If I was giving this book a purely personal rating, I’d unhesitatingly award it the full five stars. For a broader ‘popular science’ audience, however, I’ve dropped that to four stars – if for no other reason than, by the book’s very nature, there isn’t much real science in it. That’s not to say there aren’t any real scientists in it, though. Some of the greatest of them make an appearance with their weirder beliefs – Newton, Kepler, Gauss... as well as the pioneering rocket scientists Konstantin Tsiolkovsky and Wernher von Braun.

In keeping with these increasingly polarised, partisan times, Tucker isn’t as tolerant towards his subjects as Moore was back in the 1970s. For me, that’s a plus point – I wouldn’t have been able to sit through some of the nonsense in the book if it had been presented as anything other than nonsense. In particular, I was shocked by how many of these ‘alternative’ views of the cosmos arose from trying to shoe-horn it into the narrow perspective of Earthly politics. How could anyone seriously suggest, for example, that extraterrestrial aliens might be ‘offended’ by NASA’s Pioneer plaque because the two individuals depicted on it are obviously of Caucasian ethnicity? That a present-day academic could do so may strike you as hilarious, or it might strike you as horrifying – but in either case, you’ll find this book a real eye-opener.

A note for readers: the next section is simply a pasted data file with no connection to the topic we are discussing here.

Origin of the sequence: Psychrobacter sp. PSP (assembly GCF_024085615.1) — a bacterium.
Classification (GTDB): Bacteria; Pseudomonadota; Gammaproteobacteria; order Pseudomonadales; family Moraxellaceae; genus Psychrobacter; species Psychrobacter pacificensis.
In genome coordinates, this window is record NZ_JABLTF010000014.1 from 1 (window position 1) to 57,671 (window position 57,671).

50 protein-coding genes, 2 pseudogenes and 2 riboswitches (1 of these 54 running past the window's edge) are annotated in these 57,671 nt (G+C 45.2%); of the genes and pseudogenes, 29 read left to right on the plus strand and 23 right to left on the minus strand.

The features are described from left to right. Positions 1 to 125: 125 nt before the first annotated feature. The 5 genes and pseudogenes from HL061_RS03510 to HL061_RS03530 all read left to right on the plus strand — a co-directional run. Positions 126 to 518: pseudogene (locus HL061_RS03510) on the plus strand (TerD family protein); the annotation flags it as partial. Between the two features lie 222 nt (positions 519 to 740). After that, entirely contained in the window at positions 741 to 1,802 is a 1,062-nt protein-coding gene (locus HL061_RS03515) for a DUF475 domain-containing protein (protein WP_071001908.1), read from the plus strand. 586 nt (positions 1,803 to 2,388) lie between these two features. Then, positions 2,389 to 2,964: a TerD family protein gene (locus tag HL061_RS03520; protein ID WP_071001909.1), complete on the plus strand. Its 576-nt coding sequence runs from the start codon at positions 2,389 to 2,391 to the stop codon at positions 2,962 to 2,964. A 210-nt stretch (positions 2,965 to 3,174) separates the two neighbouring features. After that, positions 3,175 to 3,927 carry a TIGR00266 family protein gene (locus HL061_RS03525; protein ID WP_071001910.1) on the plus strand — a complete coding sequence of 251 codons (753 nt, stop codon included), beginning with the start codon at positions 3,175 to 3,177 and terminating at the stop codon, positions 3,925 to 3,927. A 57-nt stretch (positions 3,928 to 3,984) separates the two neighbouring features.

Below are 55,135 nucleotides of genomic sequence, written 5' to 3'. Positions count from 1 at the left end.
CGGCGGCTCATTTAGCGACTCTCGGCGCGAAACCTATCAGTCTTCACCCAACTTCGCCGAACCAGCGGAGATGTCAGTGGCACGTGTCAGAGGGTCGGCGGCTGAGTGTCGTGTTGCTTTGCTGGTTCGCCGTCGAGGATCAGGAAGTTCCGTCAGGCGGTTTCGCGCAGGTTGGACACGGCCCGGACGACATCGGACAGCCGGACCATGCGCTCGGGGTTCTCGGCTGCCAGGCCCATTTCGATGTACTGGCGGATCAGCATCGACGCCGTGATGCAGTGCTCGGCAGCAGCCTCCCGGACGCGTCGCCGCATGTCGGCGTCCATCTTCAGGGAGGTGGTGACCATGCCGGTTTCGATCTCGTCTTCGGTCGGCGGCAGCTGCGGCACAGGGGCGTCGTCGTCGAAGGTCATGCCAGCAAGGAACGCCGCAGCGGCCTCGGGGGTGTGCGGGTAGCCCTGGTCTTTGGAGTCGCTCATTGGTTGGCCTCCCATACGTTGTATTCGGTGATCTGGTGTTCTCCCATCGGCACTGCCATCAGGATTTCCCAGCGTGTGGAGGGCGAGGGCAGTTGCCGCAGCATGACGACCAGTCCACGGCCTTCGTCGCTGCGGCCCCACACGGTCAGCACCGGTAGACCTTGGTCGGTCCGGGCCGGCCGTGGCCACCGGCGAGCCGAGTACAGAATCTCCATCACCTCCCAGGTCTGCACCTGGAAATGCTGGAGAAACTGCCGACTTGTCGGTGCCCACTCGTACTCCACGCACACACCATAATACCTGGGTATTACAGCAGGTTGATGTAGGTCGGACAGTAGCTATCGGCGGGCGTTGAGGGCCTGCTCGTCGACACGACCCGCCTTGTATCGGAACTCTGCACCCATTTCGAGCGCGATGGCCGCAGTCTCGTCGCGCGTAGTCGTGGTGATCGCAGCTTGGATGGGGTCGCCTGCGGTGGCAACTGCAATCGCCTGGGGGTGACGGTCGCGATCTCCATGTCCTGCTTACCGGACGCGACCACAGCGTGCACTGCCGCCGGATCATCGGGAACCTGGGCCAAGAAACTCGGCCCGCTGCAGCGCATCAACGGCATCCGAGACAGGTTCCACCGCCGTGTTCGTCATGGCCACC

Paperback:  

Kindle:  

Using these links earns us commission at no cost to you

Review by Andrew May

Comments

Popular posts from this blog

The Magicians - Marcus Chown *****